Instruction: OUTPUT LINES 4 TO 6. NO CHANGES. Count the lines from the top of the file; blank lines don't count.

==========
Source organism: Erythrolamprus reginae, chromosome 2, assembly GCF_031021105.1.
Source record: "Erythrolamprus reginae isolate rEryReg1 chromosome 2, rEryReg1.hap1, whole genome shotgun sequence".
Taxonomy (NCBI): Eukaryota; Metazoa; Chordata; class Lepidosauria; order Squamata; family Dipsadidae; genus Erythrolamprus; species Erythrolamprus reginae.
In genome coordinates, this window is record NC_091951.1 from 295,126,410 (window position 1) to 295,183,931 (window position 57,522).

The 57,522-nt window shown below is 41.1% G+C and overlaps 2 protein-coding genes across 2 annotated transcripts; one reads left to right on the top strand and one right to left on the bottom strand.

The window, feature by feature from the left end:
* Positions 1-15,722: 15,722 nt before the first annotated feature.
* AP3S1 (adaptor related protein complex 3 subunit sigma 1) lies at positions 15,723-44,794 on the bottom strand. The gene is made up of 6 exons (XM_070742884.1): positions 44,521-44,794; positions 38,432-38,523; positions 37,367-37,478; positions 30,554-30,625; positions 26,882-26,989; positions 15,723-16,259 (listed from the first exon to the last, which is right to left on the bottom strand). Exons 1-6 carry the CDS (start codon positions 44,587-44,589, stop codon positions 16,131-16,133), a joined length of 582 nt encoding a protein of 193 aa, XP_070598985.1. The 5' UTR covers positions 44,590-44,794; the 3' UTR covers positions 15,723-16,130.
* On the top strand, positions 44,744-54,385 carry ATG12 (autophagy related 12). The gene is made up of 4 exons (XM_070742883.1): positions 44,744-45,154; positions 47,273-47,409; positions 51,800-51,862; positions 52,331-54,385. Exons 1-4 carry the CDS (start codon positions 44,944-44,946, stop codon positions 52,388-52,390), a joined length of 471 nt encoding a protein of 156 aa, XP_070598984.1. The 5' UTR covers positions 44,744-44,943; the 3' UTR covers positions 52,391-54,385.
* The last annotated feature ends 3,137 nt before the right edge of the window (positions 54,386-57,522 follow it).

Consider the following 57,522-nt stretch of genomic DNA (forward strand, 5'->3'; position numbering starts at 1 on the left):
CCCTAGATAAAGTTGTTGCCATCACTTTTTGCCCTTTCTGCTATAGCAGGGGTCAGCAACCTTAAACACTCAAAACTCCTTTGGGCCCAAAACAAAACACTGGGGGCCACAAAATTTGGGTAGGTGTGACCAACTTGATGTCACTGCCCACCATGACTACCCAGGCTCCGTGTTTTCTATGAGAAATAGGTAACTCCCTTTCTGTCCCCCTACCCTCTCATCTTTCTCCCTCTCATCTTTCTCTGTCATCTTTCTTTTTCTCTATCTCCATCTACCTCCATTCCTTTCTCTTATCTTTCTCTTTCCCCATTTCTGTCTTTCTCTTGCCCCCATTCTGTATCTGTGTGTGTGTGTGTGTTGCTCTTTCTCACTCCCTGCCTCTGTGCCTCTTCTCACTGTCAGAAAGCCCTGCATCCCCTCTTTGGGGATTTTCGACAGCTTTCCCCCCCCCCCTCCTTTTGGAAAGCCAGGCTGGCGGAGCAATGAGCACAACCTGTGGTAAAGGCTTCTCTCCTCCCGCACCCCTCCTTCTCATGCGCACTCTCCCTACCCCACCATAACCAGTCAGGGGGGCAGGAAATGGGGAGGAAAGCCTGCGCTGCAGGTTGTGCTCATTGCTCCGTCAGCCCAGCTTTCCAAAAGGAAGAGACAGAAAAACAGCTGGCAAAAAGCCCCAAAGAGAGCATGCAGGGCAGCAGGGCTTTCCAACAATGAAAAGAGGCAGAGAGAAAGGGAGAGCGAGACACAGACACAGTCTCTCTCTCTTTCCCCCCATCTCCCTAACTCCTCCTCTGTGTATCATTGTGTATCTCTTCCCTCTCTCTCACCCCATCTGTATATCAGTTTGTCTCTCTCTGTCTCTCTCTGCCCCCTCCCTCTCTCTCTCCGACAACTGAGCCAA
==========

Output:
In genome coordinates, this window is record NC_091951.1 from 295,126,410 (window position 1) to 295,183,931 (window position 57,522).

The 57,522-nt window shown below is 41.1% G+C and overlaps 2 protein-coding genes across 2 annotated transcripts; one reads left to right on the top strand and one right to left on the bottom strand.

The window, feature by feature from the left end: